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J Biol Chem. 2000 Jun 30;275(26):20061-8.

The mouse mammary tumor virus promoter adopts distinct chromatin structures in human breast cancer cells with and without glucocorticoid receptor.

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Chromatin and Gene Expression Section, Laboratory of Reproductive and Developmental Toxicology, NIEHS, National Institutes of Health, Research Triangle Park, North Carolina 27709, USA.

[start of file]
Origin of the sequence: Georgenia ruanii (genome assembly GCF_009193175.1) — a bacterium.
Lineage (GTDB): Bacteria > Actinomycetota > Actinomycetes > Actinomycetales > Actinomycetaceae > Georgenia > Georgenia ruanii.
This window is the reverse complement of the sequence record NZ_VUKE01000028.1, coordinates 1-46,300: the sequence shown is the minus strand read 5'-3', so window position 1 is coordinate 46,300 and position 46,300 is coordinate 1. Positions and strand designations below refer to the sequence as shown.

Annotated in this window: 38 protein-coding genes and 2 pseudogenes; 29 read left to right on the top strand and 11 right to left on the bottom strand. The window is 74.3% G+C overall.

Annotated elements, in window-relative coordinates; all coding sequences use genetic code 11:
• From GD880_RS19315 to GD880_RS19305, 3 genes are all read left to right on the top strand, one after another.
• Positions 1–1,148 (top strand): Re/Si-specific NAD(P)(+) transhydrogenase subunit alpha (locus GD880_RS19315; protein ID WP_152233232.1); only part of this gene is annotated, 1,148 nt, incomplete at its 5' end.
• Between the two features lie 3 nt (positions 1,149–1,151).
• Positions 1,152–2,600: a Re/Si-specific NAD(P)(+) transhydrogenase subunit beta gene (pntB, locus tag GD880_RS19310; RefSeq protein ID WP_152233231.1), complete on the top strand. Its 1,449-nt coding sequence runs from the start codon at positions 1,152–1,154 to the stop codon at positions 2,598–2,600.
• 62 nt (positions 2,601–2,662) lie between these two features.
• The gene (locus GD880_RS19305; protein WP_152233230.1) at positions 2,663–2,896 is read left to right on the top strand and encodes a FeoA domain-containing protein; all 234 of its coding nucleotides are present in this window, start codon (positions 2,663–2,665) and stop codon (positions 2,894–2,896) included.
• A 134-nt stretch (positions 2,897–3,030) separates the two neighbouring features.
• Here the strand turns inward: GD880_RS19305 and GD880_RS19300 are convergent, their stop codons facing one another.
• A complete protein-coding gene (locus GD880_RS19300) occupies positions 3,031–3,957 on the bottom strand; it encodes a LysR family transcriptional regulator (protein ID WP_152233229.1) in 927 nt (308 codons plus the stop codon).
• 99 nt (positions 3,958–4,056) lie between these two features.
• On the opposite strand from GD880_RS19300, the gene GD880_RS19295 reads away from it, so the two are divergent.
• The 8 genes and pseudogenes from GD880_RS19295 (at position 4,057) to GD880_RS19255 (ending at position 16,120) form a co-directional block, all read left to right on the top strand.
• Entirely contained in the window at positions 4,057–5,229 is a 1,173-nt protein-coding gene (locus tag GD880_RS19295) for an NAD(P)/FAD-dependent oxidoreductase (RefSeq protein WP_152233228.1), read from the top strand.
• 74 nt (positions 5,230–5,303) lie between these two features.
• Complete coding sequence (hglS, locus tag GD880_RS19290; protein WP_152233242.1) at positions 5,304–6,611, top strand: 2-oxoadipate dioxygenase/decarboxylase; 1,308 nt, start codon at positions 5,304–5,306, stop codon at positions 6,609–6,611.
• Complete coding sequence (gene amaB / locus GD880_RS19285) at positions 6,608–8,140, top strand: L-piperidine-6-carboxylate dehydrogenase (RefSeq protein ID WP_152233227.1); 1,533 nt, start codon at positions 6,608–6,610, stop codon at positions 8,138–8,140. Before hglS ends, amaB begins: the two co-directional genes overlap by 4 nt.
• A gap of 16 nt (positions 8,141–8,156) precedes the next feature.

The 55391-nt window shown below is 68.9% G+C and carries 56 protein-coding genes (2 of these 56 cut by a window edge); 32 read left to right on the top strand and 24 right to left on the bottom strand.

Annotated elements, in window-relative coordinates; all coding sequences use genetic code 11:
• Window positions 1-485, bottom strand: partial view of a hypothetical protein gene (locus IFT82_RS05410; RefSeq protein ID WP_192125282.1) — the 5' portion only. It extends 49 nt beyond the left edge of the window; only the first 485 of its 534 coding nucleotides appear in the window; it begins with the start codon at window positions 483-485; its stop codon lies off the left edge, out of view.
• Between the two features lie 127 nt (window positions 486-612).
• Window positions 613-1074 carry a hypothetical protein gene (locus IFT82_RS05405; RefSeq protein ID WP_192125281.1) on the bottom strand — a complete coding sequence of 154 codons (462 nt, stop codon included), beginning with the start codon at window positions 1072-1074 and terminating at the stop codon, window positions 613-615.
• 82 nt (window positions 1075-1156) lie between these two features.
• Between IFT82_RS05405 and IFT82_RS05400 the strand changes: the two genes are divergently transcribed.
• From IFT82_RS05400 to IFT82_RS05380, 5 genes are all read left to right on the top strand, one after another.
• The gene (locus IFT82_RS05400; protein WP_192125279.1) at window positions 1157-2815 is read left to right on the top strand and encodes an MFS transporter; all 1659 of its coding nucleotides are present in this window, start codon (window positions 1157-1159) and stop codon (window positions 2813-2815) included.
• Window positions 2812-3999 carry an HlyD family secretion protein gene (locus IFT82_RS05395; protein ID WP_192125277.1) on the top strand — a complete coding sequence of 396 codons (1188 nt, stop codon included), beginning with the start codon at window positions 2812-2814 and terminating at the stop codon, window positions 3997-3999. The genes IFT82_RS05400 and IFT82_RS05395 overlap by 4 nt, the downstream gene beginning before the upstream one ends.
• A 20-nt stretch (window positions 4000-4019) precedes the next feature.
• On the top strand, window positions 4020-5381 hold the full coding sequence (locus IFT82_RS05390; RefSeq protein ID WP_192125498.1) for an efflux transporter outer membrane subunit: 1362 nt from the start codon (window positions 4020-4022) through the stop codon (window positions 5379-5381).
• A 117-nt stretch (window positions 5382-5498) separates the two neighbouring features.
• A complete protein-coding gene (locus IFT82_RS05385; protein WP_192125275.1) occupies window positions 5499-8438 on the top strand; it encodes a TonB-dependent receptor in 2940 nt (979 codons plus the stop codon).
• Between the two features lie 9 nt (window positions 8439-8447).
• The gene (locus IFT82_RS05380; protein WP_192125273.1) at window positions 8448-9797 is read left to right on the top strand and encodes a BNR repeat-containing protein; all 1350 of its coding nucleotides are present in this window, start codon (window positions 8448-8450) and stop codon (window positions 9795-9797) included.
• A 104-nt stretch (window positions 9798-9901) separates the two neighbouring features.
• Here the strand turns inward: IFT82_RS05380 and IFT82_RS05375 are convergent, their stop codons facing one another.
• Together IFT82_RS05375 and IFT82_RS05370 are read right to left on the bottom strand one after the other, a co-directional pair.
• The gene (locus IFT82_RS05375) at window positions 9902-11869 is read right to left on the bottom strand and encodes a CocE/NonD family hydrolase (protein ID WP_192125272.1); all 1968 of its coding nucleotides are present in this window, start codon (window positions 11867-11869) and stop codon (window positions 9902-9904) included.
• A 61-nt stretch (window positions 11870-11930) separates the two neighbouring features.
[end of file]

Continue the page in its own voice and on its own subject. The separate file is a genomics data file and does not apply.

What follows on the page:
Steroid receptors represent a class of transcription regulators that act in part by overcoming the often repressive nature of chromatin to modulate gene activity. The mouse mammary tumor virus (MMTV) promoter is a useful model for studying transcriptional regulation by steroid hormone receptors in the context of chromatin. The chromatin architecture of the promoter prevents the assembly of basal transcription machinery and binding of ubiquitous transcription factors. However, in human breast carcinoma T47D cells lacking the glucocorticoid receptor (GR), but expressing the progesterone receptor (PR), nucleosome B (nuc B) assumes a constitutively hypersensitive chromatin structure. This correlation led us to test the hypothesis that the chromatin structure of nuc B was dependent on GR expression in T47D cells. To examine this possibility, we stably co-transfected the MMTV promoter and the GR into T47D cells that lacked both the GR and the PR. We found that in T47D cells that lack both the GR and the PR or express only the GR, nuc B assumes a constitutively "open" chromatin structure, which allows hormone independent access by restriction endonucleases and transcription factors. These results suggest that in GR(+)/pr(-) T47D cells, the MMTV chromatin structure permits GR transcriptional activation, independent of chromatin remodeling.

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